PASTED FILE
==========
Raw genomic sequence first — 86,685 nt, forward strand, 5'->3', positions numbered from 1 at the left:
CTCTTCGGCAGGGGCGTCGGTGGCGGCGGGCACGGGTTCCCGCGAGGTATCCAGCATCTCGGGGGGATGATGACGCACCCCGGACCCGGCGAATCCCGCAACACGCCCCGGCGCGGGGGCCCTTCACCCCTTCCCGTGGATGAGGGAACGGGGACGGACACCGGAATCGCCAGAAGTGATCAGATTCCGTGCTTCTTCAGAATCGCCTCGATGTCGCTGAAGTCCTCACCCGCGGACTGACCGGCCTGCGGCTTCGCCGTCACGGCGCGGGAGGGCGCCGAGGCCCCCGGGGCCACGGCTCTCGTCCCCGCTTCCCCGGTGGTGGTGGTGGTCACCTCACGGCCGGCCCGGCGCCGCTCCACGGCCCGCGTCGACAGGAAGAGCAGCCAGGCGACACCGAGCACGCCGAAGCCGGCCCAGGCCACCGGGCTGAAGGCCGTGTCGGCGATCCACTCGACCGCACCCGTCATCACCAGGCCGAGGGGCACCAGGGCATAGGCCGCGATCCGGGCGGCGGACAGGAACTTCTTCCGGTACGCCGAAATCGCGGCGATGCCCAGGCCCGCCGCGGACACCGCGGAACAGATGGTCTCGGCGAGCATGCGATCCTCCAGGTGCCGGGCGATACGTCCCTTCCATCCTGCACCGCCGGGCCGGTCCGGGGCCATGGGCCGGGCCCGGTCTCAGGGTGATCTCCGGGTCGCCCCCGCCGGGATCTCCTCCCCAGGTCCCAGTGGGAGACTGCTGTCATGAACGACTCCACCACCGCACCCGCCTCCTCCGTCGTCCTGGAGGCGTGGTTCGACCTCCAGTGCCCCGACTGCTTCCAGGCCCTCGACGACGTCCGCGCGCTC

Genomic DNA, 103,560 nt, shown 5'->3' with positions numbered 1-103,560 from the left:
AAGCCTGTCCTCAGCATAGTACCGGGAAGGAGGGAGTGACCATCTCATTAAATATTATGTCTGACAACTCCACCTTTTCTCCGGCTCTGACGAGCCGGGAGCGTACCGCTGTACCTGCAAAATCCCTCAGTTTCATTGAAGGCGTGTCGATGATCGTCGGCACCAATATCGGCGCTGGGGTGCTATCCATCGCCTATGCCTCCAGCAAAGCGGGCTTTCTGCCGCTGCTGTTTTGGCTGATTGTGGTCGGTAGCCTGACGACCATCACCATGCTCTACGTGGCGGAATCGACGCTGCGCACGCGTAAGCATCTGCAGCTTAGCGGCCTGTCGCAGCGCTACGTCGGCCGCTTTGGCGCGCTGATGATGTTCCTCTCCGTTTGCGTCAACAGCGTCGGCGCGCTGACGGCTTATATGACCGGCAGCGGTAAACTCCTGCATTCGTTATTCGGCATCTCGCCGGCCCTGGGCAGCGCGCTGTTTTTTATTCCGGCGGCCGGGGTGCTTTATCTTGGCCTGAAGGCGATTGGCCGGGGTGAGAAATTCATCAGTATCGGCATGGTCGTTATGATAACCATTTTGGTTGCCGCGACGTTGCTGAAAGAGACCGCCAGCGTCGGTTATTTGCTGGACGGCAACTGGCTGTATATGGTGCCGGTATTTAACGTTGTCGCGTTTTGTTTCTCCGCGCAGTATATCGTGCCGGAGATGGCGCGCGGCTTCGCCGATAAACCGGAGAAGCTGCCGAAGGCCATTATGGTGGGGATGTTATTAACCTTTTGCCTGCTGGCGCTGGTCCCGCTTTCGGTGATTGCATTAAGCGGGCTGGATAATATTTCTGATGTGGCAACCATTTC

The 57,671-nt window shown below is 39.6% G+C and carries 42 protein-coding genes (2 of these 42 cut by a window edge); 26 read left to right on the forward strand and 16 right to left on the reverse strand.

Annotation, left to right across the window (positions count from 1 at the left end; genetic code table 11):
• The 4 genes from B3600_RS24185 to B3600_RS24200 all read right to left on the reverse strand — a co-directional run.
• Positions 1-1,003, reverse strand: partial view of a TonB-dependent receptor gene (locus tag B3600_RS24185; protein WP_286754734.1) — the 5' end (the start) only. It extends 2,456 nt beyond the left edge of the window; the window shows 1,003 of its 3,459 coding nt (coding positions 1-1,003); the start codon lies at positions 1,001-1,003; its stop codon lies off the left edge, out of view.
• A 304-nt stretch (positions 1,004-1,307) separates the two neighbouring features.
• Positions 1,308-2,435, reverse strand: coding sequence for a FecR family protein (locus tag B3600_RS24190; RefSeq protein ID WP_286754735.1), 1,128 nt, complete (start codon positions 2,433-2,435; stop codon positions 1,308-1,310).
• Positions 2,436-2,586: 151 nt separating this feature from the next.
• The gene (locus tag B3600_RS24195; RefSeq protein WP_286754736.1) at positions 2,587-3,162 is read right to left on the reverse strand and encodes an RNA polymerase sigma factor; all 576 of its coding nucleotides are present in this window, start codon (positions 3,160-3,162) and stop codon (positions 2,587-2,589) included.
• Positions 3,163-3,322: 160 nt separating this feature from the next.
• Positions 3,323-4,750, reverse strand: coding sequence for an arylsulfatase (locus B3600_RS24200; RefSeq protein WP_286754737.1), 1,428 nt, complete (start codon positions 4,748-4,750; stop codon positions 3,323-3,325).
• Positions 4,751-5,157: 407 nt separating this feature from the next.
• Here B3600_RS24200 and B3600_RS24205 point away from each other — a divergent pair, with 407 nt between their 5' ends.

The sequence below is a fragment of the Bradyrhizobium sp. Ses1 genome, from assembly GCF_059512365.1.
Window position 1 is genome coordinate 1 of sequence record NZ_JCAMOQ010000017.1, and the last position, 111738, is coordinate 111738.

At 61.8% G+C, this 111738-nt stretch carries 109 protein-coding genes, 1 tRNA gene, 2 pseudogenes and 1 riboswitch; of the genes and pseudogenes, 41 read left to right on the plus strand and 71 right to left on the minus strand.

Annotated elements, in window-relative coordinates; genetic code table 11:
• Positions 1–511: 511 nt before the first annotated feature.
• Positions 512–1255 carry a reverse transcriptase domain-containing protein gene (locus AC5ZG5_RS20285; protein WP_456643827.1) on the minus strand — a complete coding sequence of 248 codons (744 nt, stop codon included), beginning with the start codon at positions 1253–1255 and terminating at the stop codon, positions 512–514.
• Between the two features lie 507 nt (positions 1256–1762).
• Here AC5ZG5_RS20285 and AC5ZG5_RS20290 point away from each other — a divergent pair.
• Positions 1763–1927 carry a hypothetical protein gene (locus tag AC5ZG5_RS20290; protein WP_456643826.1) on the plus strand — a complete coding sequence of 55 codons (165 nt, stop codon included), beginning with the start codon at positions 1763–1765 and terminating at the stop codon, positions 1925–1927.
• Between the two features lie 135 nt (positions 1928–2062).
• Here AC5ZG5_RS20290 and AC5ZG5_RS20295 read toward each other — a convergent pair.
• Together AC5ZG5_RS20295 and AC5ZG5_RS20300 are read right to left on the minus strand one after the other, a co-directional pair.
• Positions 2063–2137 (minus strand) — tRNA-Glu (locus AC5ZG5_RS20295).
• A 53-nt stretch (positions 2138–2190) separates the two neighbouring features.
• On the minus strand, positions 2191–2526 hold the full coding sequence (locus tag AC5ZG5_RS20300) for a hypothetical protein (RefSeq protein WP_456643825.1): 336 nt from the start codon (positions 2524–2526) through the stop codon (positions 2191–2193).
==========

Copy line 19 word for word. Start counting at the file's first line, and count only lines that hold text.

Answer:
At 61.8% G+C, this 111738-nt stretch carries 109 protein-coding genes, 1 tRNA gene, 2 pseudogenes and 1 riboswitch; of the genes and pseudogenes, 41 read left to right on the plus strand and 71 right to left on the minus strand.